HARARE – The demand for comparably more affordable US dollar loans will remain high, eventually accelerating the present dollarisation trend, IH Securities has warned.
The southern African nation has been fast dollarising, with official statistics revealing that more than three-quarters of transactions for food and goods purchases are now being done in US dollars.
At the end of December 2022, lending to the economy’s productive sectors accounted for 78.45% of all loans made by banks, up from 76.29% at the end of the previous year, according to the IH Securities 2023 Banking Sector Report. This is a 2.16 percentage point gain.
The objective is to give businesses long-term financing so they may increase their production capacity and export more, therefore earning foreign currency.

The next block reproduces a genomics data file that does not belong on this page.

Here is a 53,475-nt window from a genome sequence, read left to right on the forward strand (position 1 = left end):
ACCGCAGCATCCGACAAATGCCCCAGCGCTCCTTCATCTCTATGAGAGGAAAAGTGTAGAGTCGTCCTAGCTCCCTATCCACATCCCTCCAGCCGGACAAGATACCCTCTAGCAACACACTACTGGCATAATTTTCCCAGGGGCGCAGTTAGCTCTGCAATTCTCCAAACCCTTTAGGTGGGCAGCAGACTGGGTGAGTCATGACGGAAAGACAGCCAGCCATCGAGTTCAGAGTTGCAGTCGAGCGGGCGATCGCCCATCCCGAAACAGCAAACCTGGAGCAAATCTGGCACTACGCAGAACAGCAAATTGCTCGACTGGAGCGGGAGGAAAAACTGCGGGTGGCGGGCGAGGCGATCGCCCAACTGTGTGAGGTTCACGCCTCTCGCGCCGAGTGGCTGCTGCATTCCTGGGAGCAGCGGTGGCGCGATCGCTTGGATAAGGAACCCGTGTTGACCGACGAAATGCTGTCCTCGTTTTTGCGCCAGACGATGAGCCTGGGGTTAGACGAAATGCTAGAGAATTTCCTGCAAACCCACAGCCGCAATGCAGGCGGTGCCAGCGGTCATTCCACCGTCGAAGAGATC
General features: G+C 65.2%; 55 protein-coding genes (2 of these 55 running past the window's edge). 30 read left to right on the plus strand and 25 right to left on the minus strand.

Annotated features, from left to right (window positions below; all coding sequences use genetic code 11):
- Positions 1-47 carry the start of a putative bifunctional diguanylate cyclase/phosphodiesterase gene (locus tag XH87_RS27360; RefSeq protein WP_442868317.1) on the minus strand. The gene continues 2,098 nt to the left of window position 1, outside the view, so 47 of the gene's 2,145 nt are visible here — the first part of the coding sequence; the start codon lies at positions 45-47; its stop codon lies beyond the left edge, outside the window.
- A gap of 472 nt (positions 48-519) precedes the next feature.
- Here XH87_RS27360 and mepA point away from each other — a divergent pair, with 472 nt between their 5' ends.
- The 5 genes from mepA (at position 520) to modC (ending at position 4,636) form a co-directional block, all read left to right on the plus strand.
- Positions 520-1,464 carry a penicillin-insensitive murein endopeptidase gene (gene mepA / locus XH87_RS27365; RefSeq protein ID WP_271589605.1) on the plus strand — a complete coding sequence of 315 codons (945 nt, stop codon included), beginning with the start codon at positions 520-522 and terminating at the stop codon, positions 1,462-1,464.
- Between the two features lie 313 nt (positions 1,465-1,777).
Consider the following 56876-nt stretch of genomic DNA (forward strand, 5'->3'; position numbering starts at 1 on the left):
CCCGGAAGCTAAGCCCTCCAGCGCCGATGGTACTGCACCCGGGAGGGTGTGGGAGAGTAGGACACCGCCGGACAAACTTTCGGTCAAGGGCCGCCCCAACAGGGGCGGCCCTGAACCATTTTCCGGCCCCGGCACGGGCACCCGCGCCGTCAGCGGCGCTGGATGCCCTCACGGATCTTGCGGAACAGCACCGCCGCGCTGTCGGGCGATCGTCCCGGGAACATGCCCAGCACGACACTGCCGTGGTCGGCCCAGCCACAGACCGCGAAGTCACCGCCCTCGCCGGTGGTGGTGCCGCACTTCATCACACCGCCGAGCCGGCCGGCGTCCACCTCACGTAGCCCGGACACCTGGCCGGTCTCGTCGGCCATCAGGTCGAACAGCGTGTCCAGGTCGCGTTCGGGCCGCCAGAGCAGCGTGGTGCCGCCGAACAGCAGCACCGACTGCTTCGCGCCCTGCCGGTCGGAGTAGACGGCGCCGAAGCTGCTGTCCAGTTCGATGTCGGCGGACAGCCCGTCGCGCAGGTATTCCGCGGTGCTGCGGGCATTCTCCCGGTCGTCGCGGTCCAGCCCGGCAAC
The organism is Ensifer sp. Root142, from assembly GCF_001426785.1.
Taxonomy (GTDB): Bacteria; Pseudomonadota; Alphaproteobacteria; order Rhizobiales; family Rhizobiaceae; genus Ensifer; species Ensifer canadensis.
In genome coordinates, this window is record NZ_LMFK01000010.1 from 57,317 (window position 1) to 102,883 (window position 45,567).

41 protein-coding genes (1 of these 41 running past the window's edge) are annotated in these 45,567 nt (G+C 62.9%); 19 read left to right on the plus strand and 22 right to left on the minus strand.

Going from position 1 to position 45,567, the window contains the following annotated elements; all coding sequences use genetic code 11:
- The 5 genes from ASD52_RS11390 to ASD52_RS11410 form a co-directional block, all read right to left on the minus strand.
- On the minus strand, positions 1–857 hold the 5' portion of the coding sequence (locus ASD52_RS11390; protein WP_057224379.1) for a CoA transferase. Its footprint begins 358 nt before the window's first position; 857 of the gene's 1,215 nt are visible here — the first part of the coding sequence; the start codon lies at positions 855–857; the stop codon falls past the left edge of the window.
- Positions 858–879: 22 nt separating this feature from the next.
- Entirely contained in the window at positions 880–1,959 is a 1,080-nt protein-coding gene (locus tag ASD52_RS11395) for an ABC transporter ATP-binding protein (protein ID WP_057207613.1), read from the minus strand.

“Given prohibitive ZWL interest rates and reduction of the USD IMTT, demand for relatively better priced USD loans will likely remain elevated inevitably deepening the current dollarization trend,” IH Securities stated.
An estimated US$1.5 billion to US$2 billion is moving about in the unorganised sector.
Over 70% of Zimbabwe’s gross domestic product (GDP) or household foreign currency savings come from the country’s informal sector.
“The banking sector is seeing a shift of earnings towards hard currency as the economy increasingly dollarizes,” reads the report.
“Banks however remain cautious in light of the volatile operating environment with tenures going up to a maximum of 3 years for other loans and fixed income instruments and up to 5 years for retail mortgages versus 30 years in developed countries.”
IH asserts that due to a hyperinflationary climate, nominal profitability as assessed by return on equity and return on assets stays high in comparison to rivals.
In reality, profitability is lower than that of peers and may continue to decline as costs increase.